The red panda is not one species but two, according to DNA evidence.
Already endangered due to hunting and habitat loss, conservation efforts are now even more critical, say scientists.
The red panda lives in the mountainous forests of China, India, Nepal, Bhutan and Myanmar, where numbers are down to a few thousand individuals and decreasing every day.
Two varieties have long been suspected, based on physical features, but genetic evidence has been lacking.
Chinese red pandas have redder fur and striped tail rings, while Himalayan pandas have whiter faces.
Lead researcher Yibo Hu of the Chinese Academy of Sciences in Beijing, said the Himalayan red panda needs more urgent protection, because of its lower genetic diversity, and small population size.
"To conserve the genetic uniqueness of the two species, we should avoid their interbreeding in captivity and construct clear captive pedigrees," he said.
Researchers in China analysed the DNA of 65 wild red pandas. This revealed two separate species which went their own separate ways after populations were divided by a river about 250 thousand years ago.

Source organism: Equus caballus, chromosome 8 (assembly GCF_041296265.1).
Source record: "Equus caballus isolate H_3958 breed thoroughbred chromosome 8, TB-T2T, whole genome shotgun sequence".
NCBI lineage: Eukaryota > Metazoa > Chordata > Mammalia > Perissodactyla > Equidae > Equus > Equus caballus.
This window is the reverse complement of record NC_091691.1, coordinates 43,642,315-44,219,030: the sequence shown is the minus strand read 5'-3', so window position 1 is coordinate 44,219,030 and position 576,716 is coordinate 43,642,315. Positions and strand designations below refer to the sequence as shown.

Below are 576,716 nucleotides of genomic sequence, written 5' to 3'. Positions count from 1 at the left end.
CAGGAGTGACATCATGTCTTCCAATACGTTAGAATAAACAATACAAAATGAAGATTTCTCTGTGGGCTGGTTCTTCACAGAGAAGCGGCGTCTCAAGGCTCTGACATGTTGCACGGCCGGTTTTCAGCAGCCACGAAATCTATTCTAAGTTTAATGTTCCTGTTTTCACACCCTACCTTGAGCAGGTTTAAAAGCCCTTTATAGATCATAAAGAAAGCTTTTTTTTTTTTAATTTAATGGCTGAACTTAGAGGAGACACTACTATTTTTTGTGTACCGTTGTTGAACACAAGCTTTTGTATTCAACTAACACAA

Mike Jordan, director of plants and animals at Chester Zoo, which has a pair of red pandas, says the genetic evidence allows us to say they're considered to be completely different species, rather than variations of one species.
"The population is down to what may only be a few thousand," he said.
"Now that we need to divide that few thousand between two different species it may increase the conservation imperative and I suspect one or more of the species we will discover is even more threatened than we thought previously."
The red panda (Ailurus fulgens) was initially considered a relative of the raccoon because of features such as its ringed tail, and then thought to be related to bears.
It is now known to be in a family of its own and one of the most evolutionary distinct and globally endangered mammals in the world.
Moumita Chakraborty is a fellow at EDGE, a conservation programme hosted at international conservation charity ZSL (Zoological Society of London).
The mammal is illegally hunted for its fur in southwest China, especially for its highly valued bushy tail from which hats are produced, she said. The "good-luck charm" hats are used by Chinese newlyweds.
"Being two different species means conservation action plans can be specific to the two different species needs and requirements," she added.
"Due to the fragmentation of their natural habitat, small numbers, and niche food requirements their number border on the brink of extinction."
The research is published in the journal Science Advances.
The red panda
- The small mammals resemble bears but are in a genus of their own known as Airlurinae
- The wild population continues to decline due to habitat loss, poaching, and inbreeding
- Lives in trees and mainly eat bamboo, using sharp, curved claws to grip the stems
- Not closely related to the giant panda
- It is now protected in all countries in which it lives, and hunting is illegal